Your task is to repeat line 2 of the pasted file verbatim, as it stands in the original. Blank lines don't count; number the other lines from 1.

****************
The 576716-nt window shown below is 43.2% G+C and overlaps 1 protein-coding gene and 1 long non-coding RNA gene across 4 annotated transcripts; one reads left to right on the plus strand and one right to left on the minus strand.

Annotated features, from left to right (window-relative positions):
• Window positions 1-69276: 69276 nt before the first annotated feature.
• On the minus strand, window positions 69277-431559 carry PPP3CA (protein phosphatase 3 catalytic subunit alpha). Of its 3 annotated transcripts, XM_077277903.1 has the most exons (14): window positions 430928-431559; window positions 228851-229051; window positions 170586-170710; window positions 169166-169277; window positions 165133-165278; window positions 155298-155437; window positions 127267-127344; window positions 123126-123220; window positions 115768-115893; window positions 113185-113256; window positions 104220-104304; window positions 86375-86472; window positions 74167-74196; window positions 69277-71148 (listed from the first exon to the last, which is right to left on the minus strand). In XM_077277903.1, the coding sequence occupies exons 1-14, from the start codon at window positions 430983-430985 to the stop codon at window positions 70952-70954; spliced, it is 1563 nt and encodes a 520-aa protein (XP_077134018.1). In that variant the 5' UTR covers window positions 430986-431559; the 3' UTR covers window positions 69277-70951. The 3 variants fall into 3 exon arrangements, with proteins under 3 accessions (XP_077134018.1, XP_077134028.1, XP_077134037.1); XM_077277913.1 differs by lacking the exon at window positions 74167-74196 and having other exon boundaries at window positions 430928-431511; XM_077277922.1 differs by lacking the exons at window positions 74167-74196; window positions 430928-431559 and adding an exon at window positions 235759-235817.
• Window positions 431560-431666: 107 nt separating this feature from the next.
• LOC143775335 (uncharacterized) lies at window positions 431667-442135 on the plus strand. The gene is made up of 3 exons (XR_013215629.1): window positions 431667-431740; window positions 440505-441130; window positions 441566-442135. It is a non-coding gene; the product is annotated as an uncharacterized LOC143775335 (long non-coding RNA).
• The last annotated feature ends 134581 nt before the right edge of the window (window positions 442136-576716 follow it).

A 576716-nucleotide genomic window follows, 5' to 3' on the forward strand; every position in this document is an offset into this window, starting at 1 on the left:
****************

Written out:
Annotated features, from left to right (window-relative positions):